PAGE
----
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HARDT, M. e NEGRI, A. Empire. 2000. Capitulo 2.5

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I am persuaded no constitution was ever before so well calculated
as ours for extensive empire and self government.
Thomas Jefferson
Our Constitution is so simple and practical that it is possible always
to meet extraordinary needs by changes in emphasis and arrange-
ment without loss of essential form.
Franklin D. Roosevelt
In order to articulate the nature of imperial sovereignty,
we must first take a step back in time and consider the political
forms that prepared its terrain and constitute its prehistory. The
American Revolution represents a moment of great innovation
and rupture in the genealogy of modern sovereignty. The U.S.
constitutional project, emerging from the struggles for indepen-
dence and formed through a rich history of alternative possibilities,
bloomed like a rare flower in the tradition of modern sovereignty.
Tracing the original developments of the notion of sovereignty in
the United States will allow us to recognize its significant differences
from the modern sovereignty we have described thus far and discern
the bases on which a new imperial sovereignty has been formed.
The American Revolution and the
Model of Two Romes
The American Revolution and the ‘‘new political science’’ pro-
claimed by the authors of the Federalist broke from the tradition of
modern sovereignty, ‘‘returning to origins’’ and at the same time
developing new languages and new social forms that mediate be-
tween the one and the multiple. Against the tired transcendentalism
of modern sovereignty, presented either in Hobbesian or in Rous-
seauian form, the American constituents thought that only the
republic can give order to democracy, or really that the order of
the multitude must be born not from a transfer of the title of power
and right, but from an arrangement internal to the multitude, from
a democratic interaction of powers linked together in networks.
The new sovereignty can arise, in other words, only from the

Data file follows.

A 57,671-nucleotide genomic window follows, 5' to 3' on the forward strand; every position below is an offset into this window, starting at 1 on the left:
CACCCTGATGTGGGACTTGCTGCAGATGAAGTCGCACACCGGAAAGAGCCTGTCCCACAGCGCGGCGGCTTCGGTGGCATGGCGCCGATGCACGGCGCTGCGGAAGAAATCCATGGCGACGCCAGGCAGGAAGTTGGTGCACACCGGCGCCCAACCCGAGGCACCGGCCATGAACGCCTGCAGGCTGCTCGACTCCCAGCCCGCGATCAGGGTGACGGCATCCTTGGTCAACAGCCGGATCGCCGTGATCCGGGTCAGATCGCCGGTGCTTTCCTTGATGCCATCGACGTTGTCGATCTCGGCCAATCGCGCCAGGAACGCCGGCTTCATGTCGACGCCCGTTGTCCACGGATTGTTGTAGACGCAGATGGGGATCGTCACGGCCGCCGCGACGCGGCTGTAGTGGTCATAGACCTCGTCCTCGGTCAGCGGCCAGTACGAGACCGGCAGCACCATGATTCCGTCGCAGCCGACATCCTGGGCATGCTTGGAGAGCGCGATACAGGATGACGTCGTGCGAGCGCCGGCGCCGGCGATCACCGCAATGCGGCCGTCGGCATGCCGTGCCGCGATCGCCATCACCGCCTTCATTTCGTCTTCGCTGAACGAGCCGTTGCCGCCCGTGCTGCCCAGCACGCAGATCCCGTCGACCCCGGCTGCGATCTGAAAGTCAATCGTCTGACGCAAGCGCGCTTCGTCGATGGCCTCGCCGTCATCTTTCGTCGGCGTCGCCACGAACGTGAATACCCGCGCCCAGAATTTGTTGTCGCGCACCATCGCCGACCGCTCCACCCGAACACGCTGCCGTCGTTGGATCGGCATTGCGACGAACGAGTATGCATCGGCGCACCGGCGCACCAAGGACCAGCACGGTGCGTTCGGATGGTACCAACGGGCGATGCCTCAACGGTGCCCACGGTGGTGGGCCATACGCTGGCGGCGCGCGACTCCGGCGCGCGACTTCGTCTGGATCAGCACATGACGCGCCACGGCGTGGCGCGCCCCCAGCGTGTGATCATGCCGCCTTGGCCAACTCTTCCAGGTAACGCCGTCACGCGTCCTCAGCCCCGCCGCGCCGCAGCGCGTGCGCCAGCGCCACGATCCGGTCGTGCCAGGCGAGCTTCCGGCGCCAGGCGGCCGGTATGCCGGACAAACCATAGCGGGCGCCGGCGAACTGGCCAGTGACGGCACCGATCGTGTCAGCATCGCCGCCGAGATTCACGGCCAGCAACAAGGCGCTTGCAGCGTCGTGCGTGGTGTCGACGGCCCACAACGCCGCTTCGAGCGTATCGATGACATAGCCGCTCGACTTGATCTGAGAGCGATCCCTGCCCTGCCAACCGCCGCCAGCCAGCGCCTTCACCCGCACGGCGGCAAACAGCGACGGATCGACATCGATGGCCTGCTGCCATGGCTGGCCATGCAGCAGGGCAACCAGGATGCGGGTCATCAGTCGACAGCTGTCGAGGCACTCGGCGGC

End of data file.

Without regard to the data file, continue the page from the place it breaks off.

constitutional formation of limits and equilibria, checks and bal-
ances, which both constitutes a central power and maintains power
in the hands of the multitude. There is no longer any necessity or
any room here for the transcendence of power. ‘‘The science of
politics,’’ the authors of the Federalist write,
like most other sciences, has received great improvement. The
efficacy of various principles is now well understood, which
were either not known at all, or imperfectly known to the
ancients. The regular distribution of power into distinct depart-
ments; the introduction of legislative balances and checks; the
institution of courts composed of judges, holding their offices
during good behaviour; the representation of the people in
the legislature, by deputies of their own election; these are
either wholly new discoveries, or have made their principal
progress towards perfection in modern times. They are means,
and powerful means, by which the excellencies of republican
government may be retained, and its imperfections lessened
or avoided.1
What takes shape here is an extraordinarily secular and immanentist
idea, despite the profound religiousness that runs throughout the
texts of the Founding Fathers. It is an idea that rediscovers the
revolutionary humanism of the Renaissance and perfects it as a
political and constitutional science. Power can be constituted by a
whole series of powers that regulate themselves and arrange them-
selves in networks. Sovereignty can be exercised within a vast
horizon of activities that subdivide it without negating its unity
and that subordinate it continually to the creative movement of
the multitude.
Contemporary historians, such as J. G. A. Pocock, who link